Waylaid Dialectic

May 26, 2010

Nicholas Kristof will always be with us

Filed under: Poverty — terence @ 7:45 am
Tags: ,

In the NY Times Nicholas Kristof points out the obvious (that poor people make bad decisions like everyone else), appears to confuse cause and effect, and skirts close to the cretinous (implying that bad decisions explain global poverty). In doing so he arouses the ire of at least two blogs and elicits a thoughtful contribution from William Easterly.

I’m too hungover to think clearly at present (poker with the lads last night)* but I just want to point out that this story is as gendered as everything else in development.


Because there’s mounting evidence that mothers are more likely than fathers to spend money educating their kids, one solution is to give women more control over purse strings and more legal title to assets. Some aid groups and U.N. agencies are working on that.

*This is a lie. My health prevents me from drinking. But I certainly did plenty of it in the past without suffering poverty as a result. The reason for that? I’m well educated, live in a developed country and come from a relatively well-off family.


  1. True, friend. Cretinous.
    Cause? Effect? Kristof misses it all.

    We in the developed world often misunderstand what we see when we look at poverty. Ask a middle-class American to describe the circumstances of poverty, and they’ll likely provide a list of material things that the poor lack, from water to schools and books and health care. Ask the poor themselves, though, and the answer is likely different. In the developed world and elsewhere, the poor most often describe their lives in terms of helplessness to effect change. An African father described the shame and desperation and hopelessness of not being able to provide for his family, of having no power or influence in his world, of having no worth or significance.

    The few I’ve come to know while working in Africa these last years are amazingly just like us in their ability to make good and bad decisions. Unlike most of us, though, they are often trapped in their circumstances by poverty with out the opportunity or power to effect change. When offered a partnership with a westerner to underwrite their children’s education, fathers and mothers both joined in energetically and full of hope, investing themselves for the sake of their children.

    Just my two cents worth.

    Comment by Brian Dickerson — May 27, 2010 @ 10:42 pm

  2. Ask the poor themselves, though, and the answer is likely different. In the developed world and elsewhere, the poor most often describe their lives in terms of helplessness to effect change.

    Thanks Brian – that’s a very good point.

    Comment by terence — May 28, 2010 @ 5:56 am

  3. But the most galling for me it is the blatant misuse of the facts to make his point that NGOs, aid workers, etc
    see people living in poverty as faultless and paragons of virtue that is most grinding.
    Of course people in poverty make errors of judgement but their errors have differing consequences than ours because: 1) The precariousness of their lives increases drastically the severity of its impact; and 2) The vast array of practitioners involved in their lives, particularly in the developed world, ready to judge any wrong move they make.

    Comment by Matt Davies — May 30, 2010 @ 6:48 am

  4. Hi Matt,

    Agree with your point one but definitely not point too. Most practitioners I know (maybe a skewed sample?) aren’t particularly judgmental.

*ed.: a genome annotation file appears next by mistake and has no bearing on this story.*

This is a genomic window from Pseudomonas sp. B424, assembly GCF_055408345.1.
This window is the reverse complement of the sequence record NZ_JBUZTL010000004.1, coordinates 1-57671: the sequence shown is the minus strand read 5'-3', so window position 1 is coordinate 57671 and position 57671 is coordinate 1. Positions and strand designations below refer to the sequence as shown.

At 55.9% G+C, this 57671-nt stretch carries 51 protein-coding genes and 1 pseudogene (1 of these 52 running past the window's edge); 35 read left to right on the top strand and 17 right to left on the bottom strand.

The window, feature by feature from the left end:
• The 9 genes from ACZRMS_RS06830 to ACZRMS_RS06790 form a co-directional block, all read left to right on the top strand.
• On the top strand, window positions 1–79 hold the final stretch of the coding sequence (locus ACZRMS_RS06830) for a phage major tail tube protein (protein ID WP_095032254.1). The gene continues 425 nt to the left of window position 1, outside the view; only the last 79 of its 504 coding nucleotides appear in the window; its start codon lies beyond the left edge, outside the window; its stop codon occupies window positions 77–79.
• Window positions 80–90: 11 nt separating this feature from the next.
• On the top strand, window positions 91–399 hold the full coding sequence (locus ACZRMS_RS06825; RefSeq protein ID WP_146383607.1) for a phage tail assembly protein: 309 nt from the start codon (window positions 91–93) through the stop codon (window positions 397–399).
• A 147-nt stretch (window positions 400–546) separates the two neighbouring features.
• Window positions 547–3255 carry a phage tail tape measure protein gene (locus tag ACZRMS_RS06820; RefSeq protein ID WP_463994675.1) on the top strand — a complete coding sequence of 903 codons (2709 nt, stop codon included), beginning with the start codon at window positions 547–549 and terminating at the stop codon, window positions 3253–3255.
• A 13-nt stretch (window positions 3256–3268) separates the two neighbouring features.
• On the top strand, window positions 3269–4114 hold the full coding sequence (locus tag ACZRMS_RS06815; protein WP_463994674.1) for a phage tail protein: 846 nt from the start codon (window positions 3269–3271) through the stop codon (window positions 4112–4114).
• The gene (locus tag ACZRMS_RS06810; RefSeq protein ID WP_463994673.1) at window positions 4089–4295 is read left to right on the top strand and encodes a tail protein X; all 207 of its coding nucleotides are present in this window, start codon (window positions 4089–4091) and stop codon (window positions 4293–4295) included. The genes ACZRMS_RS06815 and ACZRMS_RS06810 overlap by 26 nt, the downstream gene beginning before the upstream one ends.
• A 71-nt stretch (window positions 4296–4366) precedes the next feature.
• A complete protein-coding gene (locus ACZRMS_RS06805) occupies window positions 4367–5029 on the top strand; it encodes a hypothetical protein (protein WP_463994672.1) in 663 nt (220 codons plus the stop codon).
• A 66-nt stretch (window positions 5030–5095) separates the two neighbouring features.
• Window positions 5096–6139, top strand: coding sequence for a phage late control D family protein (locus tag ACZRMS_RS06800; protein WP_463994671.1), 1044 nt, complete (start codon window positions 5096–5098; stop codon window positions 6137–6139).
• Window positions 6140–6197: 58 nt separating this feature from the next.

Comment by terence — May 30, 2010 @ 9:33 am

  5. I’m no expert on aid efforts. I’ve only known a few NGO staffers. All have been thoughtfully involved in the communities they serve. On my short list of heroes, my friend Roberta dos Santos works with STeP UP Sao Tome (tiny NGO, tiny country); she’s practical, helping folks in a fashion that encourages as well as assists. Among other things, she manages an educational sponsorship effort for about a thousand kids; three of them are mine.

    She asked if I’d go with her to meet a rural family; the father had lost his arm in an accident and lost his job because of the disability. A friend and I chipped in to help them get a little movement forward; Roberta arranged help with the medical needs, plus she helped them get started on a kiosk on the road by their house to generate a little income. Practical lady; she understands the need better than I. The mom and dad are nice folks, hard working, loving parents of 5 kids, doing their very best. Roberta is the vehicle for change in their lives. She and her boss have graciously spent time helping me understand what works in the world they live in.

    Interestingly, she didn’t ask me for money. She just asked me to come with her and meet the family. It’s different when you meet them face to face.

    Comment by Brian Dickerson — June 1, 2010 @ 9:59 pm

  6. Unfortunaately my experience of working in the UK with families living in poverty taught me otherwise. Too many dreadful run-ins with social workers, housing officers, teachers, jobcentre staff… so caught up in power differentials and a general lack of awareness of just what it means to live in poverty in a “rich” country.

    Comment by Matt Davies — June 2, 2010 @ 7:47 am

  7. …just to add that I’ve enjoyed discovering your blog – cheers!

    Comment by Matt Davies — June 2, 2010 @ 7:49 am

  8. Thanks Matt,

    To be honest I think that poverty in developing countries is treated kindof differently from poverty in the developed world. And that practitioners, like society in general, generally don’t hold so heavily prejudiced views of the poor in other places.



    Comment by terence — June 2, 2010 @ 4:35 pm

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